Abhaneri: The structure of the pavilions had been designed in such a manner that in its heyday there would have been a magnificent play of light and shade from reflections in the shimmering waters of the pool for those viewing from the rooms inside.
By Monidipa Dey
Abhaneri, a small village located near Jaipur in Rajasthan, is famous for its exquisite 1,200 year old step-well known as the Chand baori. This baori or step-well, which is considered as the deepest step well in the world, is located opposite to a partially ruined temple known as the Harshat Mata mandir. Named after a local 8th century CE Rajput ruler King Chanda, the imposing square shaped baori measures 35 meter on each side, and is around 19 meter in depth. There are double flights of 3,500 stairs on ten landings on three sides of the well, which run parallel to the baori rim. These stairs are perfectly proportioned in a way that they form stair-triangles along a very sharp descent. The walls of this baori are so steep that when one looks down from the top edge the stair-triangles alternately hide and show the people going down. The fourth wall of the baori has a multi- storied corridor with pillars and two projecting niches that have two beautiful murtis of Ganesha and Mahisasuramardini in them. There is a small room inside the corridor known as the Andheri-Ujala.
The baori has a high wall running around it with a pillared corridor attached to it, which now houses various broken sculptures. Unlike other step-wells, Chand baori was renovated and portions added at a later period. The lower part of the fourth wall with its exquisitely carved pillars, pavilions, and shrines, were built by the Rajput rulers in the 8th century CE, when the baori functioned as a community well.
The upper part of the same wall was added much later in the 18th century CE, when the Mughals created a palace like structure with arches and a four-sided gallery. These additions closed off the pool making it a private part of the palace and gallery, with a superb view of the waters from its terraces. The structure of the pavilions had been designed in such a manner that in its heyday there would have been a magnificent play of light and shade from reflections in the shimmering waters of the pool for those viewing from the rooms inside. Now of course, the entire baori is cordoned off by railings at the rim to avoid fatal accidents, as the fall from top is sharp.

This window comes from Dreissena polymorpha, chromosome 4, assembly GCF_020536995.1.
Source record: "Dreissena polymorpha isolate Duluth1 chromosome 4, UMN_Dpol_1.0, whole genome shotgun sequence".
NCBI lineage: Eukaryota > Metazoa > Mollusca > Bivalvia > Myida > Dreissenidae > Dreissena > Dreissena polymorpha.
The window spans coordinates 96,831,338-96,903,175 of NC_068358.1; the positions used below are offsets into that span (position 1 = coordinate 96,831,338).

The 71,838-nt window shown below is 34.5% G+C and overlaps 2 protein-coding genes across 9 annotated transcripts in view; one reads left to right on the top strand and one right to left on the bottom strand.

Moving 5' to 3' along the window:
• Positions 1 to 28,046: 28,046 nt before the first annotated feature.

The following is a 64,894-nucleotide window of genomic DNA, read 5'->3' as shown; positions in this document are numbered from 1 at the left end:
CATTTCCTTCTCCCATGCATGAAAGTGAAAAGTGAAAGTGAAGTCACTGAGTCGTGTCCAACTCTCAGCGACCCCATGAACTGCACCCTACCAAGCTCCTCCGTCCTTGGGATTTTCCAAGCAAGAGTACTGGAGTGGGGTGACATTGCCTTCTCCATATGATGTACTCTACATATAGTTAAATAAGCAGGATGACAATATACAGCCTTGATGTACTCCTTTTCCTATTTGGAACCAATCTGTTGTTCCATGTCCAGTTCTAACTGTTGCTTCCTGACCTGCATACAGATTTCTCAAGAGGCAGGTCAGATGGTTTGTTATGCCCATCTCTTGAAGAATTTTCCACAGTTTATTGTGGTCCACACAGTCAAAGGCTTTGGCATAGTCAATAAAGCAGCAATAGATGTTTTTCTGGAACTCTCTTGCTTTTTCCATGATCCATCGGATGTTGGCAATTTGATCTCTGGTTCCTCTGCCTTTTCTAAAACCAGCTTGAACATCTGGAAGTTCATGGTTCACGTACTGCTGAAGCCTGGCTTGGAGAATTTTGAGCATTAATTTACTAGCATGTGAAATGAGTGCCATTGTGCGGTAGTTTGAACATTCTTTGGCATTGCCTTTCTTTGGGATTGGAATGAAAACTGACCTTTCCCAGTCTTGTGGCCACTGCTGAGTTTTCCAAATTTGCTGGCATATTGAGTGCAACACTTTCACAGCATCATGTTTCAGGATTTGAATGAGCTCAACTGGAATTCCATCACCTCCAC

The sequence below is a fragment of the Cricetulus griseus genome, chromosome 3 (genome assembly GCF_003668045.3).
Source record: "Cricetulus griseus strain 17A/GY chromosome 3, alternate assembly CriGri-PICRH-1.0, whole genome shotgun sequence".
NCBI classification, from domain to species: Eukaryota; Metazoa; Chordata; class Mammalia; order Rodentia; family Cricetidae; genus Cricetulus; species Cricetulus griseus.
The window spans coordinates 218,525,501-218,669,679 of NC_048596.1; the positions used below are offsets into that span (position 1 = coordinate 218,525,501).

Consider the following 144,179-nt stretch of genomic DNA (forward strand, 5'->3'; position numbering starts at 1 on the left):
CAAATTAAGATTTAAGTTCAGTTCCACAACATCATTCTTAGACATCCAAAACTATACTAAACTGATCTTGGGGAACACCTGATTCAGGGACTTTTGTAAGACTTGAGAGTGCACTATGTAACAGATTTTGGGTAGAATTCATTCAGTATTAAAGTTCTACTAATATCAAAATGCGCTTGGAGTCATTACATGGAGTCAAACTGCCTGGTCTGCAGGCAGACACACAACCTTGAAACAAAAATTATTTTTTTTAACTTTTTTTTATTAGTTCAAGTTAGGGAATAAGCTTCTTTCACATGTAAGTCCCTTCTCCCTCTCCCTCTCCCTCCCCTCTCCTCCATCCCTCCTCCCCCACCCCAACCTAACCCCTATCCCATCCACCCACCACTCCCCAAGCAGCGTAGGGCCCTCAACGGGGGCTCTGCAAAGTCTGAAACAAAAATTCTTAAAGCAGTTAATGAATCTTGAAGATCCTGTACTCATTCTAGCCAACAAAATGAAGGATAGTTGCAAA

Just outside the Chand baori is the ruined and later partially renovated temple of Harshad mata. It is believed that the step-well was originally attached to the temple as the temple-kund, where devotees would wash their hands and feet before entering the mandapa. Harshat Mata was considered as the deity of happiness, who spread the glow (abha) of joy in the surrounding village. It is for this reason the village was named Abhanagri (glowing city), which has now morphed into Abhaneri.
The temple was completely destroyed to the plinth, during the 10th century CE invasion by Mahmud of Ghazni. Broken parts still remain scattered around the temple, while some are housed inside the corridor around the walled baori. Later the temple was renovated to make a basic functional structure, which now holds a murti of the devi Durga.
How to go: Abhaneri is around 90 km from Jaipur and makes for a perfect day trip from the city. It is also the perfect weekend getaway for the Delhi/NCR people who can club Jaipur and Bhangarh in this trip. The best time to visit the place would be during the cooler months of October to February.
(The author is a travel writer. Views expressed are personal.)